Vinyl flooring is a relatively new product that looks almost identical to the material it’s mimicking, such as wood or natural stone. Vinyl flooring is known to be incredibly easy to install. But, in this article, I will explain if vinyl flooring can be installed on bathroom walls.
As a general rule, you can use vinyl flooring on bathroom walls. Before any material is installed onto bathroom walls, the walls will be waterproofed. Virtually all vinyl flooring sheets, tiles, and luxury vinyl tiles (LVT) are waterproof, provided they are labeled as waterproof.
Some types of vinyl flooring are only water resistant and are not labeled as waterproof. There are also peel-and-stick vinyl flooring tiles, and many people wonder whether these are waterproof and can be used in a bathroom or shower.
Below, I will explain what you need to be aware of when using vinyl flooring on bathroom and shower walls and how to ensure they are waterproof.
Can You Put Vinyl Flooring on Shower Walls
Vinyl flooring is not technically designed to be used for bathroom or shower walls. However, it’s definitely possible and gives a unique look to a bathroom or shower. But, here’s whether it’s possible to use vinyl flooring on shower walls.
Overall, you can put vinyl flooring on shower walls. A properly installed building compliant shower will have waterproofing behind the bathroom and shower walls. Therefore, provided waterproofing vinyl flooring is installed, vinyl flooring is perfectly fine to use for shower walls.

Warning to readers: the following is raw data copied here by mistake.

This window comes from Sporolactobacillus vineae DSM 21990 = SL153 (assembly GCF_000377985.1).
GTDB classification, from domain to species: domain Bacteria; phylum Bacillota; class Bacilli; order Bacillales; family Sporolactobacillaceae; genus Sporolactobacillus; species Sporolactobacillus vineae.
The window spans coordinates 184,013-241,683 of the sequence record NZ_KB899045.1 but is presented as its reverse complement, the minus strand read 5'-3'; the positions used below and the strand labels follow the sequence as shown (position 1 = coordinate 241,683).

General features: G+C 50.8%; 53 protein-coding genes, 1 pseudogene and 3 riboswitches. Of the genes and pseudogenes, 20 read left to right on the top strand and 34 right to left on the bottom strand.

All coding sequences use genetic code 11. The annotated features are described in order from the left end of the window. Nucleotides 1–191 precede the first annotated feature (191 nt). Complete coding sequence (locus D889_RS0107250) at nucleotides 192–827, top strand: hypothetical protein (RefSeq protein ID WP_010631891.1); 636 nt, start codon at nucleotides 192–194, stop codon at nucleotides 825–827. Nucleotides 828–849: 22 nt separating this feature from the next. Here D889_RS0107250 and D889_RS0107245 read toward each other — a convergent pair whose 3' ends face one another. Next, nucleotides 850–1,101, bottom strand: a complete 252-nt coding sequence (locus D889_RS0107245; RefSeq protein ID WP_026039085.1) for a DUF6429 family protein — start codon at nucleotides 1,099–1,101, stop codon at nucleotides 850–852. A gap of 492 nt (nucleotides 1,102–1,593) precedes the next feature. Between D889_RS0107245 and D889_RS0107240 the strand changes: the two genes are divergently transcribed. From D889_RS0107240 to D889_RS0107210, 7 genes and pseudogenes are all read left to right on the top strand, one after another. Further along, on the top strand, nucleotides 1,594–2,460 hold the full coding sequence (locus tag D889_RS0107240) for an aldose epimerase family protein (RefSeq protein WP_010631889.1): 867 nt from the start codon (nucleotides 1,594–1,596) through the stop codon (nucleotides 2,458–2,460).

Different wall materials are priced differently. Here’s how vinyl flooring compares for shower walls compares to acrylic shower walls.
- $1 to $2 per square foot for vinyl sheet
- $2 to $3 per square foot for vinyl planks
- $1 to $10 per square foot for luxury vinyl plank flooring
- Whereas it’s about $50 per square foot for acrylic shower walls
You can see that vinyl flooring is far cheaper that acrylic shower walls. And therefore, provided you prefer the look, it is a far cheaper option for the walls of a shower.
Drywall is the most common material used for the walls in a bathroom and throughout a house. Before installing vinyl flooring on a bathroom’s walls, you should already have drywall installed on the walls. HOWEVER, this is not enough for the shower, according to Eric at EJ Flooring.
He states in the video below that it’s a common misconception that regular drywall is fine for a shower. But, in fact, it needs to be waterproofed.
He says that if you look at the drywall manufacturer’s recommendations, they state that drywall should not be installed on its own behind shower walls.
Therefore, if you’re going to use vinyl flooring for the walls of your shower, you need to have the drywall professionally waterproofed or waterproof it yourself.
After that, you can safely install vinyl flooring, tiles, planks, or luxury vinyl tiles onto the walls of a shower. Provided they are waterproof according to Tri-State Wholesale Flooring (source).
Some sources, such as the well-known department store Lowe’s (source), state that vinyl planks should not be used in areas where there is water, such as vanity units, bathtubs, and backsplashes for kitchens.